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2018 Hall Of Fame: Henry Harris and Albert Lyle


2018 Hall Of Fame


Henry Harris and Albert Lyle


    The Tennis Foundation of Mississippi is pleased to announce that Henry Harris of Natchez and Albert Lyle of Jackson are the 2018 inductees into the Tennis Foundation of Mississippi Hall of Fame. These inductees have long been associated with tennis in the state and through their play, support, and generosity have left an unmistakable imprint on Mississippi tennis.

    Henry Harris has been the face of tennis in Natchez for the better part of the last forty years.  Henry attended Copiah-Lincoln Community College and then graduated from Alcorn State University.  He returned to his home town, where he went to work for the City of Natchez as a policeman, and after 18 years, he was transferred to the Park and Rec Department. In 1976, he started volunteering as the tennis coach at North Natchez High School. During that time, he won his division four times, the state championship four times and the Big 8 Conference title twice. In 1984, he earned his USPTR and USPTA certifications. At the urging of Hall of Famer Willie Shepard, Henry and Cleon McKnight, along with several others, began attending officials’ school so that Coach Shepard would have someone to officiate his matches at Jackson State.  Henry became involved with NJTL when his friend Art Porter, seeking a way to help young black students, asked him to help start the first National Junior Tennis and Learning chapter in Mississippi in 1975. In 1992 and 1993, that chapter received the Mississippi NJTL Chapter of the Year award. In 2000 he began working at Battlefield Park in Jackson, and in 2004, he moved to Dallas where worked for the local NJTL, again winning the Chapter of the Year award for the state of Texas twice. He estimates that a total of 80,000 students came through the USTA/NJTL program during his association with that organization. In addition to his recognition of service to tennis and his community, he has also been recognized as the Natchez Citizen of the Year in 1998, was awarded the Natchez Civic League Award in 1990, received the Sporting Goods Manufacturer National Award in 1997, and carried the Olympic torch through Mississippi for the 1996 Olympics in Atlanta. He was featured in the CBS documentary “Beyond the Baseline,” in its first airing during the 1996 US Open. In addition to all of this, Henry did find time to play tennis. He has been a long time participant in both singles and doubles in the Senior Olympics National Games and has finished in the top five numerous years. Some of his accomplishments and awards have been left out of this summary, but Henry’s dedication to the youth of Mississippi on the tennis court and in life earns him one more recognition –induction into the Tennis Foundation of Mississippi Hall of Fame.

    Albert Lyle is one of those gifted athletes to whom most sports come easily.  As a youngster growing up in Meridian, golf was his first love, and after graduating from Meridian High School, he went to Ole Miss where he played on the golf team from 1957 to 1959. He started playing tennis in his early thirties with some of his friends at the Country Club of Jackson. He improved his game over the years and won the 50s state championship in singles. Through tennis he became friends with a doctor from South America, who introduced him to soccer. He organized the Jackson Soccer Club in the late sixties, and he and Hall of Famer Jim Montgomery started the Mississippi Soccer Association. He organized and coached the first high school soccer team in Mississippi at St. Andrew’s School in 1973. At the same time, he was playing on a state adult championship soccer team.  He played soccer until he was 55 years old, and it was a conflict with tennis that made him stop.  He was playing in a group of eight men who played tennis every Sunday afternoon at the same time the soccer team had their matches. He chose the tennis over the soccer and began to concentrate more on his game. He had to in order to keep up with his new doubles partner, Ken Toler.  Lyle and Toler made a formidable team on the local, sectional, and national levels. Just one example of their success is the fact that they won the Southern Seniors Championship Open TEN times. In 2014, Albert was ranked #1 in Mississippi 75s singles, #3 in Southern Section 75s  Singles, and  #10 Nationally in 75s Singles. He and Ken were nationally ranked #8 in 65s Doubles, and #7 nationally in 70s doubles.  He played on the Southern Section team in the Intersectional Team Championships four years. Lyle has won two Southern Championships and the Atlanta Invitational Category 2 in the last five years and is currently ranked #8 nationally and #2 in the Southern Section in singles in the 80s division. He still plays tennis almost every day, and he volunteers to hit with young players who need to raise their games to a higher level.  Albert Lyle could be the poster child for the hashtag “Tennis—The Sport of a Lifetime.” He and his wife Ary Jane have three sons and two grandchildren.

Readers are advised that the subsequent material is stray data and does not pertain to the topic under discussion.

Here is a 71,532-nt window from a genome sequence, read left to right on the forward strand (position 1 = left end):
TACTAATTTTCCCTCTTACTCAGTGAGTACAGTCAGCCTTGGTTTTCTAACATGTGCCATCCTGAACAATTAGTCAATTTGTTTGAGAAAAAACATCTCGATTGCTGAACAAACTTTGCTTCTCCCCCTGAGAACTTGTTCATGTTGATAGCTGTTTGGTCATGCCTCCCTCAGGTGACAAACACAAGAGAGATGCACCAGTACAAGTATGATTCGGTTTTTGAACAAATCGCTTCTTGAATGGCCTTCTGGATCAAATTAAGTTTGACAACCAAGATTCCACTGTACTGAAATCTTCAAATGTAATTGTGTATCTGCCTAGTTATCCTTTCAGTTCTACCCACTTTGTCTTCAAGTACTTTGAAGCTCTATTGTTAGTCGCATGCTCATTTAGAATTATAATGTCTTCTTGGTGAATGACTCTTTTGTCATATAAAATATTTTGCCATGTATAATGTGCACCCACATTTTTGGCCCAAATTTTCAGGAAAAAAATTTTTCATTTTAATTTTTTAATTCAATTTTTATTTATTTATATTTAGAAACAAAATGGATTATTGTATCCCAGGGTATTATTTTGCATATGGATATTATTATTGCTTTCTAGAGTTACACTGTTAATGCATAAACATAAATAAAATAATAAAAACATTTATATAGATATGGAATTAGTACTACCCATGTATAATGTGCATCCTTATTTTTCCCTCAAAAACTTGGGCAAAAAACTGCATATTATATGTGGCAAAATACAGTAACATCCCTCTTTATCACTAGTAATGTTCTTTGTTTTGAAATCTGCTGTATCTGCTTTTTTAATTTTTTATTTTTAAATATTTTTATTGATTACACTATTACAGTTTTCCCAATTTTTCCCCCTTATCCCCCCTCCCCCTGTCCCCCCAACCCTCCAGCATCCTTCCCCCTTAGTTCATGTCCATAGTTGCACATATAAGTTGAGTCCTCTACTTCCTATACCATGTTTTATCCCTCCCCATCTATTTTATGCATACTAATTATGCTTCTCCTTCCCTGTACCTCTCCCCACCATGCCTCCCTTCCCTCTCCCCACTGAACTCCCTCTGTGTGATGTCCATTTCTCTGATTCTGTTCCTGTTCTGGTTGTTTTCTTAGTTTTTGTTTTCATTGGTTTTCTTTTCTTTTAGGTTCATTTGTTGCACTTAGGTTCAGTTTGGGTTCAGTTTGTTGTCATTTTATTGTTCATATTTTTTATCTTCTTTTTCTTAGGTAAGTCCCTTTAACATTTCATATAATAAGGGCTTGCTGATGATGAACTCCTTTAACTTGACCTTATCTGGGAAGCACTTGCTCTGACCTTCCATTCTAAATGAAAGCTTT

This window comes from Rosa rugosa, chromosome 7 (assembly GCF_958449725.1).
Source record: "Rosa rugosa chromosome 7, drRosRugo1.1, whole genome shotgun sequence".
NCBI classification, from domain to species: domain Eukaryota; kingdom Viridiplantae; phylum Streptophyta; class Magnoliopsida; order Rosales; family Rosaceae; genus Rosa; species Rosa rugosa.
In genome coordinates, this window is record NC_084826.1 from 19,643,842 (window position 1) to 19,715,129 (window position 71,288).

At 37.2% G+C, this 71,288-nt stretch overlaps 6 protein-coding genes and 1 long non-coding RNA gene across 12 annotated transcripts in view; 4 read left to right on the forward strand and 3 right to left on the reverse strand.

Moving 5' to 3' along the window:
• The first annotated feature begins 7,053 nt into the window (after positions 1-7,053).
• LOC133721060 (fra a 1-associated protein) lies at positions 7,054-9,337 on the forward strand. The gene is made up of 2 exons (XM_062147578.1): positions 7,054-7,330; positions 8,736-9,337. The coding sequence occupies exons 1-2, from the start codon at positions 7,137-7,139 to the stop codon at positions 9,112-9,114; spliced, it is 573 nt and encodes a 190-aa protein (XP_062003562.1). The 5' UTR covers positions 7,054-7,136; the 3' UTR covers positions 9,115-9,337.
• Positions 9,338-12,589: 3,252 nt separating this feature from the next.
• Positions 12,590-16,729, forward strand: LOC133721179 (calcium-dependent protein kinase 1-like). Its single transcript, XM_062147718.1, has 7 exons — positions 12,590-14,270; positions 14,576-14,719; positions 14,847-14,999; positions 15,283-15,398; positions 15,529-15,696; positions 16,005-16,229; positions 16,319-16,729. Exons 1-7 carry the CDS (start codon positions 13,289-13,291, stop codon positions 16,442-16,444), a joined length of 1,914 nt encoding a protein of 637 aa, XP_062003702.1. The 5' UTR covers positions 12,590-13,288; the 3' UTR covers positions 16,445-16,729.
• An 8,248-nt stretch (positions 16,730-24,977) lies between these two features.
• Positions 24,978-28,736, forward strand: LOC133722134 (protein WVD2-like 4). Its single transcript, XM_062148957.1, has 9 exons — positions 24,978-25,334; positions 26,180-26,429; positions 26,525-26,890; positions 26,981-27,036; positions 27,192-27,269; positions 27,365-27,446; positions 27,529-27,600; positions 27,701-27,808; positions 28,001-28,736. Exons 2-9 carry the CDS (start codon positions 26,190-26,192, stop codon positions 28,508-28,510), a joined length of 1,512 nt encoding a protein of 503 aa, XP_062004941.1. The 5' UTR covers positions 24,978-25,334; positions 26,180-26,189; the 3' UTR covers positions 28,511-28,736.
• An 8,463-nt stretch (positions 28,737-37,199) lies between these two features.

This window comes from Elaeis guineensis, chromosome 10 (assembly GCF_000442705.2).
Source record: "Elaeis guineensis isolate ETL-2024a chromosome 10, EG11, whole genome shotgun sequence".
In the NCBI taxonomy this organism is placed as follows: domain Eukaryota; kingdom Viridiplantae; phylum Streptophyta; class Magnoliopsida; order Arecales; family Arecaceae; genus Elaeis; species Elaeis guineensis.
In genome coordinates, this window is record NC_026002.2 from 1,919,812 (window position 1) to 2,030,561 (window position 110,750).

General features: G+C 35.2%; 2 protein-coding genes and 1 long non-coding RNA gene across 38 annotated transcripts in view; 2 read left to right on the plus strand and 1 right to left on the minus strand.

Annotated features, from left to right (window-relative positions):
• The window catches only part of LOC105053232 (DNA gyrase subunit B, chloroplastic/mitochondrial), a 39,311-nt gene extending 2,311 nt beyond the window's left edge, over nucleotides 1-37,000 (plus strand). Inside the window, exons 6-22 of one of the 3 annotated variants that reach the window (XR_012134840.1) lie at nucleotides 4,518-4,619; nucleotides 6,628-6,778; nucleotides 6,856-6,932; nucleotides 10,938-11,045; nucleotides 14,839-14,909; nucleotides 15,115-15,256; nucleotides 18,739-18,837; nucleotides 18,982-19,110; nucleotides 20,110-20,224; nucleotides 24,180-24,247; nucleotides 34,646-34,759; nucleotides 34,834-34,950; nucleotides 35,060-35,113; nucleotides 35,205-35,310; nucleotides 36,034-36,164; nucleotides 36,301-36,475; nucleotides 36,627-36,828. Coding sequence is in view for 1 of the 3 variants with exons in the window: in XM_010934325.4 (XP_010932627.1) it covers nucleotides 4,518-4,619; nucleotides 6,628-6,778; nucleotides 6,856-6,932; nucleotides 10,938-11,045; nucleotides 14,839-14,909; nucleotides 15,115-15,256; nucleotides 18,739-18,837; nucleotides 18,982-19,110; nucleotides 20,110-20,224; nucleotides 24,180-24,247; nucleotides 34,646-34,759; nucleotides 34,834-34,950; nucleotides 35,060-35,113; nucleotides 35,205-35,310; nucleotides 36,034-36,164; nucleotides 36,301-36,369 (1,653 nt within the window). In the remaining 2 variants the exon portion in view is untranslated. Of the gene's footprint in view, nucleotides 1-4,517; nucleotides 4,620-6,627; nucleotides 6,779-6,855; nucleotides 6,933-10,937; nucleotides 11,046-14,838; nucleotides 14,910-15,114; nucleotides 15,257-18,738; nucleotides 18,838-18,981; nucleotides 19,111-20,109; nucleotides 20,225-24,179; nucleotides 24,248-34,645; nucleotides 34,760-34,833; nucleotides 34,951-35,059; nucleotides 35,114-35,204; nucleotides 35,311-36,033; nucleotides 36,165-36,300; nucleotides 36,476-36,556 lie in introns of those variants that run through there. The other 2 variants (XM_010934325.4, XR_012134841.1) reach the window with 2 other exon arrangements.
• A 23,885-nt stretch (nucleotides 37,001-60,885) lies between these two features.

Mr. Harris and Mr. Lyle will be inducted into the Mississippi Tennis Hall of Fame at a banquet to be held in their honor at the Country Club of Jackson on Saturday, January 12, 2019.   For ticket information, call the MTA office at 601-981-4421 or 1-800-349-1683 or email



Community Tennis

Facilities Grant

The Mississippi Tennis Association would like to announce that it will again offer Facility Grants to communities across the state that are in need of funding for tennis facilities!